Of course it would seem to be obvious why I picked this word to look into, given that I've illustrated it with the poster of the movie that has gained notoriety over the past few days. But life is a little weirder than that. And I am a little denser. I was actually beginning to write this post while I had the news on, and then, thinking it was going to maybe turn out to be a little thin, I googled the word "interview" just to see what would come up first. And only then did I realize that the news I had been watching about Sony pulling a movie that North Korea vehemently objected to--to put it mildly--had to do with a movie called "The Interview". Somehow the title hadn't registered till then.

The real reason I became interested in this word is that I was down in L.A. this past weekend, where my sister Julie was one of a few MFA candidates who gave readings from their work at Venice's Electric Lodge theatre. (She rocked it, of course.) While I was down there, I also went and heard a few other readings and presentations given by others at Antioch University, which were also interesting. One woman happened to give a short talk on The Art of the Interview. I like interviews, especially, for some reason, printed versions, like the Paris Review interviews, or the ones they do in Tin House. But I had never really thought about the word until this woman led us to consider it a little more closely. I won't plagiarize her material here, but I think the etymology is fair game.

The Electric Lodge

We all know what an interview is, right? One person asks another person questions. But the word originally comes from the Middle French entrevue, which according to the Online Etymology Dictionary is verbal noun coming out of s'entrevoir--"to see each other, visit each other briefly, have a glimpse of", the components being the French entre--between, and the Old French voir, to see. Intriguing, non? I think the French word recognizes how little is actually knowable of another person better than the English does. And the French had to borrow the word "interview" back when they needed the more brash sense of the English. Originally the English meant simply a face-to-face meeting or formal conference. That was in 1510. Journalists didn't get into the picture until somewhere around 1869, and this is first attested in American print. Somehow, this figures.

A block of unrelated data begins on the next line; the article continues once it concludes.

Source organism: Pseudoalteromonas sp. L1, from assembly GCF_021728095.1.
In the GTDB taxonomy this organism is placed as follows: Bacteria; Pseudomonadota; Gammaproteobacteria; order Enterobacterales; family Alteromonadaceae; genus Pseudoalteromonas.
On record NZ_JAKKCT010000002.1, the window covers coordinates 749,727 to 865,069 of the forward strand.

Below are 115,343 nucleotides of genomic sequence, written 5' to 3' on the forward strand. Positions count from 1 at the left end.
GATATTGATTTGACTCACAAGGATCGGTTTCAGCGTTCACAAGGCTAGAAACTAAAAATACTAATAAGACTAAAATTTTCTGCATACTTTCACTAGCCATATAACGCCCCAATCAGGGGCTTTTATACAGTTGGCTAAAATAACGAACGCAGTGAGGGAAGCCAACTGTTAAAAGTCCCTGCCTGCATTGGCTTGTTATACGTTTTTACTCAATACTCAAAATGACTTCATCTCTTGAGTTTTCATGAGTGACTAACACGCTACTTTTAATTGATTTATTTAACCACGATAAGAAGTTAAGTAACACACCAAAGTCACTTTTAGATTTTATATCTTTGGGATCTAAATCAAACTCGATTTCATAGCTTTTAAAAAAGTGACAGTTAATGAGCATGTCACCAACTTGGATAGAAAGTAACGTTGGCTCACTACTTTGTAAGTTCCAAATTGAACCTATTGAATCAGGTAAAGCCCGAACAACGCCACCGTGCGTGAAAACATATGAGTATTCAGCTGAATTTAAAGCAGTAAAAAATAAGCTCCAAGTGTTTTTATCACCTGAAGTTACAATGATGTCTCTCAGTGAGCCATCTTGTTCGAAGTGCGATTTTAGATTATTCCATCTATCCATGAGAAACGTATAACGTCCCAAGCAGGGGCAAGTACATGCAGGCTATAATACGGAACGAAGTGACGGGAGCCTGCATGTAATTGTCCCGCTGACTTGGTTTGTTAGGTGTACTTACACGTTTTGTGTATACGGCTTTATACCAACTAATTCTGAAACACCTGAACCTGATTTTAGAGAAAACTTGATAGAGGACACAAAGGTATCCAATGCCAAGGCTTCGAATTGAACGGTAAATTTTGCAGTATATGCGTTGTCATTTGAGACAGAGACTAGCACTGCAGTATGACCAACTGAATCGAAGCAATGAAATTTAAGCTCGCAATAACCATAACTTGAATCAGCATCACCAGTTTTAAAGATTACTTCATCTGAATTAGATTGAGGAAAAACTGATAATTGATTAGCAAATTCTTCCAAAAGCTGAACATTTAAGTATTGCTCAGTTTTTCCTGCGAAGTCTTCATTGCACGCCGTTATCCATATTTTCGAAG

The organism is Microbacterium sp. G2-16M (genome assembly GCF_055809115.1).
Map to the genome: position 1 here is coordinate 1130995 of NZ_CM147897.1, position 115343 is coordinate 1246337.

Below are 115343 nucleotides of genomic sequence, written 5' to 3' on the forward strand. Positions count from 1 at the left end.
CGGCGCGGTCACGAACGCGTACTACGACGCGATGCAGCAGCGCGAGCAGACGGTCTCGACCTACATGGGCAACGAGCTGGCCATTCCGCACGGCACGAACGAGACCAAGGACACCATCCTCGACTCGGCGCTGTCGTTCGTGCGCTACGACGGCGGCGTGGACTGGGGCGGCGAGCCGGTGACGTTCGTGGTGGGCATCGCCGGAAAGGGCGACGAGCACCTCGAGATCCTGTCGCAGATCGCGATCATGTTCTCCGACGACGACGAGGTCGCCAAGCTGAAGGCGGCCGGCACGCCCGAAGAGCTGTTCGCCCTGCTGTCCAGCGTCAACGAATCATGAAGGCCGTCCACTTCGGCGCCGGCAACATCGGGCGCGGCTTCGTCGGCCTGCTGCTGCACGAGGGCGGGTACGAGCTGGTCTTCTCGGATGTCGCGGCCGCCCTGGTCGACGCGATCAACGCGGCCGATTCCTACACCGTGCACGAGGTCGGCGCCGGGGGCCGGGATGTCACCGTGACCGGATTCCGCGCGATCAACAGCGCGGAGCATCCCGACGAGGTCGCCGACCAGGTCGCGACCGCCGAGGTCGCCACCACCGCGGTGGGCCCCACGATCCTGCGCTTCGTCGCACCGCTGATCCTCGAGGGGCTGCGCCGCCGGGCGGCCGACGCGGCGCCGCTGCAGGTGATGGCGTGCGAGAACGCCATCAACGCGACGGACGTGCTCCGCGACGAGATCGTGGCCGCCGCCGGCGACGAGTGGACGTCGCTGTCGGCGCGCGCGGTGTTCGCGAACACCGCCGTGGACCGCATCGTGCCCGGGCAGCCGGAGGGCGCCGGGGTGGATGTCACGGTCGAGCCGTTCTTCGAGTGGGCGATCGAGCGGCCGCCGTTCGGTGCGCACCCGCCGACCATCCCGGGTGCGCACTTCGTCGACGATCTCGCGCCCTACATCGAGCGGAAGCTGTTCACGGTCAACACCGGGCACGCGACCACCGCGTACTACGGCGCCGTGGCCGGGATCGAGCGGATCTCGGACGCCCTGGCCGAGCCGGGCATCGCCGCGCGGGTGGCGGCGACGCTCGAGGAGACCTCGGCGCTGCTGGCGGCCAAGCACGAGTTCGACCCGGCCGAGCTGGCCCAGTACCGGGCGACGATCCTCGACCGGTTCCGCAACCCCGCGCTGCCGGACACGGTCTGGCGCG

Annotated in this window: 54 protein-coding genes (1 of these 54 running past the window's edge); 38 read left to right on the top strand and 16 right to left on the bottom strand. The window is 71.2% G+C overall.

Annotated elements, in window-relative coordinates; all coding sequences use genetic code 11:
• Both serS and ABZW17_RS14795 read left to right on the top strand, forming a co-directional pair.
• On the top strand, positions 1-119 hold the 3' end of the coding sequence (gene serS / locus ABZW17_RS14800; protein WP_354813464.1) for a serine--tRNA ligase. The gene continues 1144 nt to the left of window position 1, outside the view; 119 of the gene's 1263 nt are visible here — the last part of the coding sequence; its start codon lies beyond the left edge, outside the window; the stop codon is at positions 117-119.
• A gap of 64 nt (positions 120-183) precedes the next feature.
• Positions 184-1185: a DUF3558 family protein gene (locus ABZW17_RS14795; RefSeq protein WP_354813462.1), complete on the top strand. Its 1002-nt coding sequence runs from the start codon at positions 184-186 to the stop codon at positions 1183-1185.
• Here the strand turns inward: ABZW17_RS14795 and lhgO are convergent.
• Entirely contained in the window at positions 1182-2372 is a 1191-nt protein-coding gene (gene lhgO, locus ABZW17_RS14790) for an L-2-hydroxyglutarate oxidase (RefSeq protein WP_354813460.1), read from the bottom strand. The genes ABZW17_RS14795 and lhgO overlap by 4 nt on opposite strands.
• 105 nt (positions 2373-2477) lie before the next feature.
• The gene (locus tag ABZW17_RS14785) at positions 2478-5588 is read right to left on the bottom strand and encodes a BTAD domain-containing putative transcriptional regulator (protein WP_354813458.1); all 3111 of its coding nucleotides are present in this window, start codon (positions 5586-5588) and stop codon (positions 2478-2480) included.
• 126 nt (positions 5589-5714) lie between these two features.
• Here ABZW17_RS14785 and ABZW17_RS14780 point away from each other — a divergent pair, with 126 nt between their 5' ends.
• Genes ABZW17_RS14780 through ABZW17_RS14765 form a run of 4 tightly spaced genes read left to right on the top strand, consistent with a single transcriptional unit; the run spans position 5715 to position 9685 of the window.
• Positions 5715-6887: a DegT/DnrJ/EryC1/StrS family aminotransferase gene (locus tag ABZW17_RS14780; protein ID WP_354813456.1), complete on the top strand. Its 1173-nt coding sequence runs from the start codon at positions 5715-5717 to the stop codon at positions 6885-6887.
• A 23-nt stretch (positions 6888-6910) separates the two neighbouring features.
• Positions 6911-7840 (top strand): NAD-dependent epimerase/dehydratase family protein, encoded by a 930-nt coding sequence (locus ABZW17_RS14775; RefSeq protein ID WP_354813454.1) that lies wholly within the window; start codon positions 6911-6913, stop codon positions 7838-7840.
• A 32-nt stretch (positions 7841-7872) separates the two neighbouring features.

Again without going into the details of our lecturer's talk, we were led to think a lot about what is going on in an interview, which is basically a lot about power and control. A cat and mouse game. Who's holding the reins--the asker or the teller? If we submit to an interview, how much do we really want to reveal? And to what end?

Congratulations, Julie, and to all your Santa Ana cohort.

Thursday, December 11, 2014


Yeah, I got a little sumpin' sumpin' for you. I started thinking about this word after reading Delores Hitchens Sleep with Strangers and then watching the Netflix streaming Welsh program Hinterland. Sumps turn out to be interesting places for mystery and crime stories. The sump in Delores Hitchens is an oil sump on Signal Hill in the middle of Long Beach, California. The sump in the episode of Hinterland that mentioned it was a watery one. Both had some secrets to reveal.

Obviously sumps are some kind of pits. But where does the word come from and what else can we learn about them?


Well, first of all a sump can be a lot of other things than the ones I've mentioned. If you are looking up sump images, most of them will be metal or plastic as these days, we may first associate a sump with cars. In this case it's the oil reservoir in the internal combustion engine of a car. Sumps come in handy in mines, where water is accumulated at the bottom of a mine shaft. It can be a pond of water reserved for salt works. It can be just a pool or pond of dirty water. In fact, although I hadn't connected it before, we also have the sump pump, which removes unwanted water from basements. A sump, as far as I can tell, is a repository of unwanted or semi-unwanted things.

The Online Etymology Dictionary tells us that sump first came on the scene in the mid fifteenth century to mean a swamp or morass. It comes from the middle Dutch somp or the Middle Low German sump and goes back to the hypothesized ProtoIndoeuropean for "spongy". Our present meaning of "a pit to collect water" is from the 1650s. And that sump pump, first mentioned in 1884, was originally used in mines, not family basements.

The great slightly creepy photo is by Alfred T. Palmer. It was taken in 1927 and is entitled "OIL SUMP AT DRILLING RIG, SIGNAL HILL, LONG BEACH, CALIFORNIA". You can view a few more of his evocative images HERE.

Saturday, December 6, 2014

Washington Post's fun quiz on Pantone's color of the year.

Name this color: